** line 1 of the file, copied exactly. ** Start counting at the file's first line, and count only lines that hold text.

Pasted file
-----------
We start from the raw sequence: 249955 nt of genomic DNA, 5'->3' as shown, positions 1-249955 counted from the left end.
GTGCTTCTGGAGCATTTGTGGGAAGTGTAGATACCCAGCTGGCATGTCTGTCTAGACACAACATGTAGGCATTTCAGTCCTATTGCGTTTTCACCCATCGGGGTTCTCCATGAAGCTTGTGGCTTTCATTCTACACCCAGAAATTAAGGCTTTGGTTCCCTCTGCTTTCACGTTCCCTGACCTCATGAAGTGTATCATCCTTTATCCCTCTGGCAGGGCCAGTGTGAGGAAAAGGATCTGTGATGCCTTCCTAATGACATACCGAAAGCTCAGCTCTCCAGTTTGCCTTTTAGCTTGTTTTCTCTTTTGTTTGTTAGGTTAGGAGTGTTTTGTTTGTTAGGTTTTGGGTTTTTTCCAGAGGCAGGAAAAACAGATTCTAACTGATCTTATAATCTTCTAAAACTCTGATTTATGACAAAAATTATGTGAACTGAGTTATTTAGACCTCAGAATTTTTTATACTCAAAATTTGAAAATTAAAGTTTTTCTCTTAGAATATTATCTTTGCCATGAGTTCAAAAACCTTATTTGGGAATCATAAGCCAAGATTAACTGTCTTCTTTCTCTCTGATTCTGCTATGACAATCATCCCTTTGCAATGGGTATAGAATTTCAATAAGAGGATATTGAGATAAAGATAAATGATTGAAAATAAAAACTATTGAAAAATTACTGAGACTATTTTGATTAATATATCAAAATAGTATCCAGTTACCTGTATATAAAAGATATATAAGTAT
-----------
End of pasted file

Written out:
We start from the raw sequence: 249955 nt of genomic DNA, 5'->3' as shown, positions 1-249955 counted from the left end.